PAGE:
PROCUREMENT Bid Protests Agency-level protests Protest timeliness GAO review Agency-level protest alleging failure to conduct meaningful price discussions is timely since protest was filed within 10 days after the debriefing at which protester learned of the basis for its protest. PROCUREMENT Bid Protests GAO procedures Protest timeliness 10-day rule Adverse agency actions Protest to General Accounting Office within 10 days from when the protester received formal agency denial of protest is timely. Since there is a dispute concerning the agency action taken at an earlier meeting and doubts concerning timeliness of a protest are resolved in favor of the protester. Agency was not required to conduct discussions on the price proposed by the protester.
Matter of: Applied Remote Technology, Inc. File: B-250475 Date: January 22, 1993
PROCUREMENT Bid Protests Agency-level protests Protest timeliness GAO review Agency-level protest alleging failure to conduct meaningful price discussions is timely since protest was filed within 10 days after the debriefing at which protester learned of the basis for its protest. PROCUREMENT Bid Protests GAO procedures Protest timeliness 10-day rule Adverse agency actions Protest to General Accounting Office within 10 days from when the protester received formal agency denial of protest is timely, since there is a dispute concerning the agency action taken at an earlier meeting and doubts concerning timeliness of a protest are resolved in favor of the protester. PROCUREMENT Competitive Negotiation Discussion Determination criteria Where contracting agency did not consider protester's price to be too high for the scope of effort and technical approach proposed, agency was not required to conduct discussions on the price proposed by the protester.
DECISION Applied Remote Technology, Inc. (ART) protests the award of a contract to General Systems Solutions (GSS) under request for proposals (RFP) No. N00019-90-R-0021 issued by the Naval Air Systems Command, Department of the Navy, for the A/N37U-1 Mine Clearing Set. ART contends that the Navy failed to conduct meaningful discussions on ART's price proposal because the Navy did not inform ART that its price was considered too high for the contract award.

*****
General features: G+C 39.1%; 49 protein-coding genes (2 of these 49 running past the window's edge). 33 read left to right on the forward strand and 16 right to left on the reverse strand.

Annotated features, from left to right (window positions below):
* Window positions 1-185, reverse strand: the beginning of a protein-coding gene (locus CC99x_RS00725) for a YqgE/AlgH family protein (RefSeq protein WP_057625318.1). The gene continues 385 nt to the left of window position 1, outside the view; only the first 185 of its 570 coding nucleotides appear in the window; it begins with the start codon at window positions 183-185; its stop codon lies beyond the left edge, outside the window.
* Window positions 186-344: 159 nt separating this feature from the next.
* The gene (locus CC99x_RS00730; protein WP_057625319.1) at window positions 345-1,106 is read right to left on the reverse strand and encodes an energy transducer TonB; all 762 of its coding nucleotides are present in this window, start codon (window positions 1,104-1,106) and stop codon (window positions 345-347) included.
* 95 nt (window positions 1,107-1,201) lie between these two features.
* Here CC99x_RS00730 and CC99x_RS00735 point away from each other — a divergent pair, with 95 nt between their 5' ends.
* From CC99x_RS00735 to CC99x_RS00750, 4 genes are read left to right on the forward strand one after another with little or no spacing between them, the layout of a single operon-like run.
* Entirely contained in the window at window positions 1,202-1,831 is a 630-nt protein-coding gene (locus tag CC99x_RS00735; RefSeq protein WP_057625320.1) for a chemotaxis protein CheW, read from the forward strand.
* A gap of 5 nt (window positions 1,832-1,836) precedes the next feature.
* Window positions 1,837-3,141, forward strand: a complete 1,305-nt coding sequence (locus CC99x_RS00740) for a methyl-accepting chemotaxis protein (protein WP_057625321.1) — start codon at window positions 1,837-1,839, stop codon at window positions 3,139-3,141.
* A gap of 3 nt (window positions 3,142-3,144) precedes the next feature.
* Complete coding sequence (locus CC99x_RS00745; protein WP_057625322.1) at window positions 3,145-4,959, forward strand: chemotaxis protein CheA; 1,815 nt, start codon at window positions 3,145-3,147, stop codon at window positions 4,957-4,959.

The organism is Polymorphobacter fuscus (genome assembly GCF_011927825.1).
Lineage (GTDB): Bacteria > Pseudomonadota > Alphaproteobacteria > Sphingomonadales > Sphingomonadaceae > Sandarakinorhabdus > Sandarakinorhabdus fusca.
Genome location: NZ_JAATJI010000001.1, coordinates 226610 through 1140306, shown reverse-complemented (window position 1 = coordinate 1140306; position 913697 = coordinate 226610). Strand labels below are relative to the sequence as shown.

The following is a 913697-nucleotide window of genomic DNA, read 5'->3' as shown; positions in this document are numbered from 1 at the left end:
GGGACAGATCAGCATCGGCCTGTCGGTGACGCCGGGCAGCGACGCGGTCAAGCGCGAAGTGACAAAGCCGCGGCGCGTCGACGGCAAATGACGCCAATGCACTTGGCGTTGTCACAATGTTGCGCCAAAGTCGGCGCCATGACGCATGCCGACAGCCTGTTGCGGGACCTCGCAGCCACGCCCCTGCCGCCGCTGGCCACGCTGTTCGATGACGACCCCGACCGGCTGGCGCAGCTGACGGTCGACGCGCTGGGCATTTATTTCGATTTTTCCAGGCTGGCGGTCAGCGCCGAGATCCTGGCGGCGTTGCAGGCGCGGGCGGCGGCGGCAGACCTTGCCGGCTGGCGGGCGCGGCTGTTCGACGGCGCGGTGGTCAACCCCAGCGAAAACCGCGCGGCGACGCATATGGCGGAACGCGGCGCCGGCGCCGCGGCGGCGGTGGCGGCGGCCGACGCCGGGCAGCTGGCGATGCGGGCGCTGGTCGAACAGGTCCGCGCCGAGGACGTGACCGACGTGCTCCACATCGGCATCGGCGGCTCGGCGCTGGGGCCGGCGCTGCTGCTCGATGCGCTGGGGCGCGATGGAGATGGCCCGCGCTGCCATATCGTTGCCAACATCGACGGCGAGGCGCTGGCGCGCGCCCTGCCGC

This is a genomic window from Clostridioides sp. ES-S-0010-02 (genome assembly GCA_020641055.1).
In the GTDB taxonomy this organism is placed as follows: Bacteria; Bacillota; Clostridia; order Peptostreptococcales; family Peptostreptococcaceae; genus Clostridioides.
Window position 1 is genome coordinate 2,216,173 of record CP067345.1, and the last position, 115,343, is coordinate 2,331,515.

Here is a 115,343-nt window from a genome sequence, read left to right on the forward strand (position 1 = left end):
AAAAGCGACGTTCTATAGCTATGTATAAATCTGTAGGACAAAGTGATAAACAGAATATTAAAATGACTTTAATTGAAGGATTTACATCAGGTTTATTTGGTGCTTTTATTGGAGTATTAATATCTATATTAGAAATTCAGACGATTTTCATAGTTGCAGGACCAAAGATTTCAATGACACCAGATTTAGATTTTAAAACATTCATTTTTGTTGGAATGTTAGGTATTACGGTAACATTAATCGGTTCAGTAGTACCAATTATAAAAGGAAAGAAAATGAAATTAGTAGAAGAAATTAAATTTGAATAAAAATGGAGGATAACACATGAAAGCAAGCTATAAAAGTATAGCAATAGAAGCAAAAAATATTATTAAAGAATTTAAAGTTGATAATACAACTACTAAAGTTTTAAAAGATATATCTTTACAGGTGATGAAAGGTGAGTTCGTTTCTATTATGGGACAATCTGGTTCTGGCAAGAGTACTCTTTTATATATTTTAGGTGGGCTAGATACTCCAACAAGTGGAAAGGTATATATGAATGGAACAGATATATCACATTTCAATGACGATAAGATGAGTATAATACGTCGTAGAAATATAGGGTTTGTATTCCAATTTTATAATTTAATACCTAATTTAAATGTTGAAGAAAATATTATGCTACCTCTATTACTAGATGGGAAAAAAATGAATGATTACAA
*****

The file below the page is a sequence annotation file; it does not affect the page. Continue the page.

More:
We deny the protest.
On June 12, 1991, the Navy issued a solicitation for an A/N37U-1 Mine Clearing Set, which is a helicopter-towed, mechanical underwater minesweeping system. The solicitation provided for the award of a firm- fixed-price contract to the offeror whose proposal represented the best value to the government, price and other factors considered. When the solicitation was issued it identified the following four principal evaluation criteria in descending order of importance: technical, price, schedule, and management. On July 22, 1991, the RFP was amended and the evaluation criteria were revised to reflect that price was the most important criterion.
Three firms submitted proposals, all of which were determined to be in the competitive range. In May 1992, the Navy conducted discussions with all three offerors, and in June the Navy requested them to submit best and final offers. On June 30, 1992, the Navy authorized the award to GSS, whose price was substantially less than that proposed by the protester. The Navy notified ART of the award to GSS by telephone on July 6, and provided ART written notice of the award by letter dated July 9.
On July 6, 1992, ART requested a debriefing conference which was held on July 15. ART submitted its protest to the Navy on July 29 and the parties met to discuss the protest on August 18. Following the Navy's formal denial of the protest in a letter to ART dated September 10, this protest was filed on September 23.